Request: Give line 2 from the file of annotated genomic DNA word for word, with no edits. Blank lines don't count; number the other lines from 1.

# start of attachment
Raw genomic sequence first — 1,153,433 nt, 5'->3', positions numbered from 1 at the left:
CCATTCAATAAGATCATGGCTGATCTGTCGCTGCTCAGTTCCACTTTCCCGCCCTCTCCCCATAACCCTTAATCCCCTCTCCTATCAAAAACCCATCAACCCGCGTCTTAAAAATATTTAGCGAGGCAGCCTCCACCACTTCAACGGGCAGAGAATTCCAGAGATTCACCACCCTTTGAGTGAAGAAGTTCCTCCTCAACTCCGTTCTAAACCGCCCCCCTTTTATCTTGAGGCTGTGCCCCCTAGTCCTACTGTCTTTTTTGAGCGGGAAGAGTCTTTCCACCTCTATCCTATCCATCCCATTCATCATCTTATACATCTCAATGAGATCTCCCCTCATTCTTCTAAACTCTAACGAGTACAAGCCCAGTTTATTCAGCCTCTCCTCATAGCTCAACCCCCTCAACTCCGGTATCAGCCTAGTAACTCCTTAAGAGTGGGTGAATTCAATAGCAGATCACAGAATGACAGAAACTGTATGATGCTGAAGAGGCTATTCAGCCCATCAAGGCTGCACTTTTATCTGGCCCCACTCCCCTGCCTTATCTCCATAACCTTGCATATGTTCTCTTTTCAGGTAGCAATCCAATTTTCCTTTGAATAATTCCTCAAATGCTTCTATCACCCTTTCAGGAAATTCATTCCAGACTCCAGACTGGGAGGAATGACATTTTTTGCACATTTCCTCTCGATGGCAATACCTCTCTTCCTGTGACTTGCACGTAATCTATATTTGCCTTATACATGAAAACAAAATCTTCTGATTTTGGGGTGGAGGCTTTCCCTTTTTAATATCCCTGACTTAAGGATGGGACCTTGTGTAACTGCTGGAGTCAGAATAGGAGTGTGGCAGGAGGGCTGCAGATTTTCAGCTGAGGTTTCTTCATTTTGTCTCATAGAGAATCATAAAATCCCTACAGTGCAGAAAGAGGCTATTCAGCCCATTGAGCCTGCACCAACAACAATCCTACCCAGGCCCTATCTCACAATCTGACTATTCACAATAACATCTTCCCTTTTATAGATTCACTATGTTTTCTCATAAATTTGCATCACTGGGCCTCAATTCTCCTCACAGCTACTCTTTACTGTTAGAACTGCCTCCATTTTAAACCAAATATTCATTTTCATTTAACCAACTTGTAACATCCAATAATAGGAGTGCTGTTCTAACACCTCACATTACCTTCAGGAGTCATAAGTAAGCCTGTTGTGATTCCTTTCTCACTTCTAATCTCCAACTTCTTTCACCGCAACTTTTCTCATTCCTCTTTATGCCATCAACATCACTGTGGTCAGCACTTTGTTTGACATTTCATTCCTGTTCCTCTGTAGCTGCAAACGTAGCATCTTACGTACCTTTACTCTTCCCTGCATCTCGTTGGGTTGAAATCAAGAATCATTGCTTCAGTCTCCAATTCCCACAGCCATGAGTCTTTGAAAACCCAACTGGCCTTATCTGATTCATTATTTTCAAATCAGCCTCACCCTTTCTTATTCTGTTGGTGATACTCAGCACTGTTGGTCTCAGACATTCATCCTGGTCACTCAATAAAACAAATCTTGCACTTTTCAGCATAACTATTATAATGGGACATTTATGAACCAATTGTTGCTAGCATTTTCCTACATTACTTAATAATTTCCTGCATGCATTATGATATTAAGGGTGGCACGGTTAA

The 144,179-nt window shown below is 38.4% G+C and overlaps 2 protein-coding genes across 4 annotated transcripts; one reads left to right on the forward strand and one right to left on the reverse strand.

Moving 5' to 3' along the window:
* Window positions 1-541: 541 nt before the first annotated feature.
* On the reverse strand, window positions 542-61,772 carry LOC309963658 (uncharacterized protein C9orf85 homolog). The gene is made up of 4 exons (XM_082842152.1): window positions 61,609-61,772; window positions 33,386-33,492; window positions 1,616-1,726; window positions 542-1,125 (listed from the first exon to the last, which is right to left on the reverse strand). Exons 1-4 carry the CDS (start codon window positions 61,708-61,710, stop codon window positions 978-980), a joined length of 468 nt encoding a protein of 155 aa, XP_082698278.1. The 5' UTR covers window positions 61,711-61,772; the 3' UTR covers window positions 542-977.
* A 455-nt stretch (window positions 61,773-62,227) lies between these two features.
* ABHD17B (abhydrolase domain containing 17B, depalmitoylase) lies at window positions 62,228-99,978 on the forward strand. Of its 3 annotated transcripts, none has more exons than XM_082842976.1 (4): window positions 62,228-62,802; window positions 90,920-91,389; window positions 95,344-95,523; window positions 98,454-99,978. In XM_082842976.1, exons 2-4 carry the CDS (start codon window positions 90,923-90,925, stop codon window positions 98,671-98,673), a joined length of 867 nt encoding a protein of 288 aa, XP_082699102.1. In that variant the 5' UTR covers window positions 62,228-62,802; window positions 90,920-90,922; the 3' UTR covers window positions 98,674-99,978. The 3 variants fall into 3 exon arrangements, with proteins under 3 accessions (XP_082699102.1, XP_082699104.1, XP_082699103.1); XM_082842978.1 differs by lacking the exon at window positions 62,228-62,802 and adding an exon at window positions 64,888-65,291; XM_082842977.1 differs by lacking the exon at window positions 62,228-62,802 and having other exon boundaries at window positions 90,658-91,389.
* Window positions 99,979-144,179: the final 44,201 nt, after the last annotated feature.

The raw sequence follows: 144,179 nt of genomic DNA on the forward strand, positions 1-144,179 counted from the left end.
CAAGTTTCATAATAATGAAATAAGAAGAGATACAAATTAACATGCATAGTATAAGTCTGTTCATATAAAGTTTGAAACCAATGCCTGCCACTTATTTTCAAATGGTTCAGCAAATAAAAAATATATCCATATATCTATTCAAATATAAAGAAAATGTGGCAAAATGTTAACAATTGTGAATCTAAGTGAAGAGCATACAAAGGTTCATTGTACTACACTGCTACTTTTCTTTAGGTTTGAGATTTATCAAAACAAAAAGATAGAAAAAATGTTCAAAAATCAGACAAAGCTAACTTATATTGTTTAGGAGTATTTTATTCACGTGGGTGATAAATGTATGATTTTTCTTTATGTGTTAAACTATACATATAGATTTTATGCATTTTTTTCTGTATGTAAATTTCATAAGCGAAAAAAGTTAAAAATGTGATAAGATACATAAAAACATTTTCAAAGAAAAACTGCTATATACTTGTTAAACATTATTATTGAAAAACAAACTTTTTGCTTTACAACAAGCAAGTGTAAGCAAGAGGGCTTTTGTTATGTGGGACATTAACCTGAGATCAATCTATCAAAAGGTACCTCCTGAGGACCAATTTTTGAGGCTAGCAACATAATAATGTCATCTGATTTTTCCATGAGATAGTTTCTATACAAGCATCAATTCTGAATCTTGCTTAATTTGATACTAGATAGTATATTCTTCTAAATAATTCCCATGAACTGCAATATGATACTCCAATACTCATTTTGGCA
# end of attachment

CCATTCAATAAGATCATGGCTGATCTGTCGCTGCTCAGTTCCACTTTCCCGCCCTCTCCCCATAACCCTTAATCCCCTCTCCTATCAAAAACCCATCAACCCGCGTCTTAAAAATATTTAGCGAGGCAGCCTCCACCACTTCAACGGGCAGAGAATTCCAGAGATTCACCACCCTTTGAGTGAAGAAGTTCCTCCTCAACTCCGTTCTAAACCGCCCCCCTTTTATCTTGAGGCTGTGCCCCCTAGTCCTACTGTCTTTTTTGAGCGGGAAGAGTCTTTCCACCTCTATCCTATCCATCCCATTCATCATCTTATACATCTCAATGAGATCTCCCCTCATTCTTCTAAACTCTAACGAGTACAAGCCCAGTTTATTCAGCCTCTCCTCATAGCTCAACCCCCTCAACTCCGGTATCAGCCTAGTAACTCCTTAAGAGTGGGTGAATTCAATAGCAGATCACAGAATGACAGAAACTGTATGATGCTGAAGAGGCTATTCAGCCCATCAAGGCTGCACTTTTATCTGGCCCCACTCCCCTGCCTTATCTCCATAACCTTGCATATGTTCTCTTTTCAGGTAGCAATCCAATTTTCCTTTGAATAATTCCTCAAATGCTTCTATCACCCTTTCAGGAAATTCATTCCAGACTCCAGACTGGGAGGAATGACATTTTTTGCACATTTCCTCTCGATGGCAATACCTCTCTTCCTGTGACTTGCACGTAATCTATATTTGCCTTATACATGAAAACAAAATCTTCTGATTTTGGGGTGGAGGCTTTCCCTTTTTAATATCCCTGACTTAAGGATGGGACCTTGTGTAACTGCTGGAGTCAGAATAGGAGTGTGGCAGGAGGGCTGCAGATTTTCAGCTGAGGTTTCTTCATTTTGTCTCATAGAGAATCATAAAATCCCTACAGTGCAGAAAGAGGCTATTCAGCCCATTGAGCCTGCACCAACAACAATCCTACCCAGGCCCTATCTCACAATCTGACTATTCACAATAACATCTTCCCTTTTATAGATTCACTATGTTTTCTCATAAATTTGCATCACTGGGCCTCAATTCTCCTCACAGCTACTCTTTACTGTTAGAACTGCCTCCATTTTAAACCAAATATTCATTTTCATTTAACCAACTTGTAACATCCAATAATAGGAGTGCTGTTCTAACACCTCACATTACCTTCAGGAGTCATAAGTAAGCCTGTTGTGATTCCTTTCTCACTTCTAATCTCCAACTTCTTTCACCGCAACTTTTCTCATTCCTCTTTATGCCATCAACATCACTGTGGTCAGCACTTTGTTTGACATTTCATTCCTGTTCCTCTGTAGCTGCAAACGTAGCATCTTACGTACCTTTACTCTTCCCTGCATCTCGTTGGGTTGAAATCAAGAATCATTGCTTCAGTCTCCAATTCCCACAGCCATGAGTCTTTGAAAACCCAACTGGCCTTATCTGATTCATTATTTTCAAATCAGCCTCACCCTTTCTTATTCTGTTGGTGATACTCAGCACTGTTGGTCTCAGACATTCATCCTGGTCACTCAATAAAACAAATCTTGCACTTTTCAGCATAACTATTATAATGGGACATTTATGAACCAATTGTTGCTAGCATTTTCCTACATTACTTAATAATTTCCTGCATGCATTATGATATTAAGGGTGGCACGGTTAA